For 20 years, this king ruled over his subjects, his glamorous queen forever by his side. But behind the facade, a dark secret was eating away at their marriage. Now, seven years after the royal’s abdication, a DNA test has revealed the scandalous truth – putting the rumors to rest once and for all.
As second in line to the throne, Prince Albert of Belgium had never expected to rule the small European country where he was born. But when his older brother died, things took an entirely different turn. Crowned in 1993, Albert left behind a life of fun and excitement for one of duty and responsibility. But before long, whispers began to dog the new king’s reign.
Six years after Albert’s coronation, an explosive book by a teenage journalist laid the rumors out for all to see. But for more than two decades, the king refused to give credence to the shocking claims. Now, evidence has finally been provided in court that the gossip was right all along.
Born in Brussels in June 1934, Albert was the second son of King Leopold III and his wife Queen Astrid. And while his brother, Prince Baudouin, was being groomed to take the throne, the younger sibling spent his time globetrotting. In fact, it was on one such escapade in 1958 that he would meet his future wife.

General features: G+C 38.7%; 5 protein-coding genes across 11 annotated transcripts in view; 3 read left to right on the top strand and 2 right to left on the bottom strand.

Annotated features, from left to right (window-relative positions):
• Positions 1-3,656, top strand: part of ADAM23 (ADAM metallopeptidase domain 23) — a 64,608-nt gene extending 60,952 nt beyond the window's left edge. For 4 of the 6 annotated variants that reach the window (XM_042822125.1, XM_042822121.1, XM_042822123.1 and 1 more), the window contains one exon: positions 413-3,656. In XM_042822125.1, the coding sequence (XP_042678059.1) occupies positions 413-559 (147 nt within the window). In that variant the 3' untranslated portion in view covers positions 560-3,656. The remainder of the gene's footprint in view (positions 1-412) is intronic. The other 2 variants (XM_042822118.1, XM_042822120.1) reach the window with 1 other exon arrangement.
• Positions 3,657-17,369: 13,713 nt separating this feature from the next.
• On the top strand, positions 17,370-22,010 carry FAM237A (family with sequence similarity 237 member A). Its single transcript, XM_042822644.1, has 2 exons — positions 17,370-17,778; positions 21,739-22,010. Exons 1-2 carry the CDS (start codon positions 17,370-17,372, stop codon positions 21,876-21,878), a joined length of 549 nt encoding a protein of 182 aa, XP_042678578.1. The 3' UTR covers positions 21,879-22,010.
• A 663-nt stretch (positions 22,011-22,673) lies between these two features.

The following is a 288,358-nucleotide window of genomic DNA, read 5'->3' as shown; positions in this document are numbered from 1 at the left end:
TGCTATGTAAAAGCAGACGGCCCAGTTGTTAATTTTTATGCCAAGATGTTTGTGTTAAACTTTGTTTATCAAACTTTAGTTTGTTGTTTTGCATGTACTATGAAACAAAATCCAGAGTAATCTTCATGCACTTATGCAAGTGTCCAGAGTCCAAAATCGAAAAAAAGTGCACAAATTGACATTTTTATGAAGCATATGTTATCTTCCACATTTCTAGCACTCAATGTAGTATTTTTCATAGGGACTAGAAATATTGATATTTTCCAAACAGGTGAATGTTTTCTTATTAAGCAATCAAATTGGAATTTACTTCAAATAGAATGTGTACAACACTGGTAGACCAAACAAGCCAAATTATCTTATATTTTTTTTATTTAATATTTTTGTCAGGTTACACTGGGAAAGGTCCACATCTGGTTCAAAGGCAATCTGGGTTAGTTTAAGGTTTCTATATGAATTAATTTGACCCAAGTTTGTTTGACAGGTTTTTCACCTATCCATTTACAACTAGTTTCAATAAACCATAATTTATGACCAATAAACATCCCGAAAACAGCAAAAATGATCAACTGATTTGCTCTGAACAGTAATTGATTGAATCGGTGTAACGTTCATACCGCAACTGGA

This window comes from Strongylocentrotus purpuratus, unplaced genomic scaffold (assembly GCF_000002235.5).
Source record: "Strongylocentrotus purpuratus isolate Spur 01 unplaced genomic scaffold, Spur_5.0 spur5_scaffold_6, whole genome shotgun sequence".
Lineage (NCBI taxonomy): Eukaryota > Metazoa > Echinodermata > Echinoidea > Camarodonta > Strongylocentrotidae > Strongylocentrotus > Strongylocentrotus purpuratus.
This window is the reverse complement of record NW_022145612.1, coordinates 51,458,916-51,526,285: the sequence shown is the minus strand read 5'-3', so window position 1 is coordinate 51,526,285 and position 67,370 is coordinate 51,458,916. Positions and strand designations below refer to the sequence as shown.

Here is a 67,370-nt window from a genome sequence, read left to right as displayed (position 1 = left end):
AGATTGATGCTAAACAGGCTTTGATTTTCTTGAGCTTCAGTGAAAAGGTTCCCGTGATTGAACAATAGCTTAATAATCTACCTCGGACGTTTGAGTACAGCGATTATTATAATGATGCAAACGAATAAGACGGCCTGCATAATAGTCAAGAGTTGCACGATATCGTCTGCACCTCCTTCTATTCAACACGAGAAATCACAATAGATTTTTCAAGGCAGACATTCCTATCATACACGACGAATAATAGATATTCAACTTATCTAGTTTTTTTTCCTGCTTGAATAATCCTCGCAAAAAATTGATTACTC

That year, Albert traveled to Vatican City in Rome, Italy to attend the coronation of a new pope. To celebrate the occasion, the Belgian Embassy hosted a reception, at which the young prince was an honored guest. There, he encountered Donna Paola Ruffo di Calabria, known as Paola, an Italian aristocrat.
According to reports, Albert was smitten, and soon he and Paola were engaged. One thing led to another and on July 2, 1959, the pair duly tied the knot in a Brussels cathedral. One year later, their first son, Philippe, arrived, followed by a daughter, Astrid, in 1962. Finally, in 1963, the royal couple welcomed a second son, named Laurent.
But although Albert and Paola’s marriage might have appeared happy on the surface, there were rumors of problems behind the scenes. Throughout the 1960s and 1970s, the princess was a darling of the tabloid press, her elegant appearance said to rival that of Grace Kelly. And wherever she went, she was followed by reporters desperate to land a story.
But with all eyes on the royal couple, the cracks in their marriage began to show. According to the rumors, Albert and Paola had drifted apart after their children had been born. And while they continued to live together at Belvédère Castle in Laeken, Belgium, some claimed that the pair spent their time in separate wings.